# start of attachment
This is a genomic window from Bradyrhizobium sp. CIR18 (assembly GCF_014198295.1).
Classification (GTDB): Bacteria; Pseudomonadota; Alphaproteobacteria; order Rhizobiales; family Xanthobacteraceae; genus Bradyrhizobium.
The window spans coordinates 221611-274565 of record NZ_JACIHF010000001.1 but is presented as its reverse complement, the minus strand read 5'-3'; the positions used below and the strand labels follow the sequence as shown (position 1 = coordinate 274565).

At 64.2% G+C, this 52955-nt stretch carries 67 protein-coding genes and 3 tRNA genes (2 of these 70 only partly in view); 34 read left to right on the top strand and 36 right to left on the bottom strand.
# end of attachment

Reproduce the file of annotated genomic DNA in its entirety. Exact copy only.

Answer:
This is a genomic window from Bradyrhizobium sp. CIR18 (assembly GCF_014198295.1).
Classification (GTDB): Bacteria; Pseudomonadota; Alphaproteobacteria; order Rhizobiales; family Xanthobacteraceae; genus Bradyrhizobium.
The window spans coordinates 221611-274565 of record NZ_JACIHF010000001.1 but is presented as its reverse complement, the minus strand read 5'-3'; the positions used below and the strand labels follow the sequence as shown (position 1 = coordinate 274565).

At 64.2% G+C, this 52955-nt stretch carries 67 protein-coding genes and 3 tRNA genes (2 of these 70 only partly in view); 34 read left to right on the top strand and 36 right to left on the bottom strand.